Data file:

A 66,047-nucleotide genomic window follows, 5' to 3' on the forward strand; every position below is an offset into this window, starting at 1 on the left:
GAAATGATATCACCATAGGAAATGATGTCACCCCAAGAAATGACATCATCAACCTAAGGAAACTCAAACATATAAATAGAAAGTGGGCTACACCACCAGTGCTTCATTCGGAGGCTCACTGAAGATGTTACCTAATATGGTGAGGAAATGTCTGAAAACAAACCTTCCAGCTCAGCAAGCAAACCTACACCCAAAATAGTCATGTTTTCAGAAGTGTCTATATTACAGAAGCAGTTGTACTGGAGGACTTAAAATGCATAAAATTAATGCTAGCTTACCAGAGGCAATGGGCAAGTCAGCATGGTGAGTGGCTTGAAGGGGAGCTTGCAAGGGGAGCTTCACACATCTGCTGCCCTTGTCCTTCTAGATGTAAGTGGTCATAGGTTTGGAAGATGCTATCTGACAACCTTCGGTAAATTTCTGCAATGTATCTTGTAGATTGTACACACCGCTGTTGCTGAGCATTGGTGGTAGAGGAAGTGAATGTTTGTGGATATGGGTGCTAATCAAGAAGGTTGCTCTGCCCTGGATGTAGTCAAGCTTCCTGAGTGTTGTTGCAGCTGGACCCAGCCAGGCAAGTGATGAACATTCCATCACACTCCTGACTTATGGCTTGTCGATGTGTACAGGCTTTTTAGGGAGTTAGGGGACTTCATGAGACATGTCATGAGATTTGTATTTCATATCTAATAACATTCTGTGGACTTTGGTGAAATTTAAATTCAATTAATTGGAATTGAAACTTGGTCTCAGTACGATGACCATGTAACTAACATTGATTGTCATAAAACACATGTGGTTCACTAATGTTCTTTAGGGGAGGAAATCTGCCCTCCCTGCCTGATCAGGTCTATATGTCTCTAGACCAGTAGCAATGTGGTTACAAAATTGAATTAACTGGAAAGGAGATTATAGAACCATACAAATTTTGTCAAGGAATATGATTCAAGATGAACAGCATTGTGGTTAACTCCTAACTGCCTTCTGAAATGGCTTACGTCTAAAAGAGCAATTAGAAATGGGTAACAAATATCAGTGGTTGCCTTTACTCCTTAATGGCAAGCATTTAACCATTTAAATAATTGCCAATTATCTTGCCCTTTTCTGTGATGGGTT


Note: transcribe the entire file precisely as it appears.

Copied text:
A 66,047-nucleotide genomic window follows, 5' to 3' on the forward strand; every position below is an offset into this window, starting at 1 on the left:
GAAATGATATCACCATAGGAAATGATGTCACCCCAAGAAATGACATCATCAACCTAAGGAAACTCAAACATATAAATAGAAAGTGGGCTACACCACCAGTGCTTCATTCGGAGGCTCACTGAAGATGTTACCTAATATGGTGAGGAAATGTCTGAAAACAAACCTTCCAGCTCAGCAAGCAAACCTACACCCAAAATAGTCATGTTTTCAGAAGTGTCTATATTACAGAAGCAGTTGTACTGGAGGACTTAAAATGCATAAAATTAATGCTAGCTTACCAGAGGCAATGGGCAAGTCAGCATGGTGAGTGGCTTGAAGGGGAGCTTGCAAGGGGAGCTTCACACATCTGCTGCCCTTGTCCTTCTAGATGTAAGTGGTCATAGGTTTGGAAGATGCTATCTGACAACCTTCGGTAAATTTCTGCAATGTATCTTGTAGATTGTACACACCGCTGTTGCTGAGCATTGGTGGTAGAGGAAGTGAATGTTTGTGGATATGGGTGCTAATCAAGAAGGTTGCTCTGCCCTGGATGTAGTCAAGCTTCCTGAGTGTTGTTGCAGCTGGACCCAGCCAGGCAAGTGATGAACATTCCATCACACTCCTGACTTATGGCTTGTCGATGTGTACAGGCTTTTTAGGGAGTTAGGGGACTTCATGAGACATGTCATGAGATTTGTATTTCATATCTAATAACATTCTGTGGACTTTGGTGAAATTTAAATTCAATTAATTGGAATTGAAACTTGGTCTCAGTACGATGACCATGTAACTAACATTGATTGTCATAAAACACATGTGGTTCACTAATGTTCTTTAGGGGAGGAAATCTGCCCTCCCTGCCTGATCAGGTCTATATGTCTCTAGACCAGTAGCAATGTGGTTACAAAATTGAATTAACTGGAAAGGAGATTATAGAACCATACAAATTTTGTCAAGGAATATGATTCAAGATGAACAGCATTGTGGTTAACTCCTAACTGCCTTCTGAAATGGCTTACGTCTAAAAGAGCAATTAGAAATGGGTAACAAATATCAGTGGTTGCCTTTACTCCTTAATGGCAAGCATTTAACCATTTAAATAATTGCCAATTATCTTGCCCTTTTCTGTGATGGGTT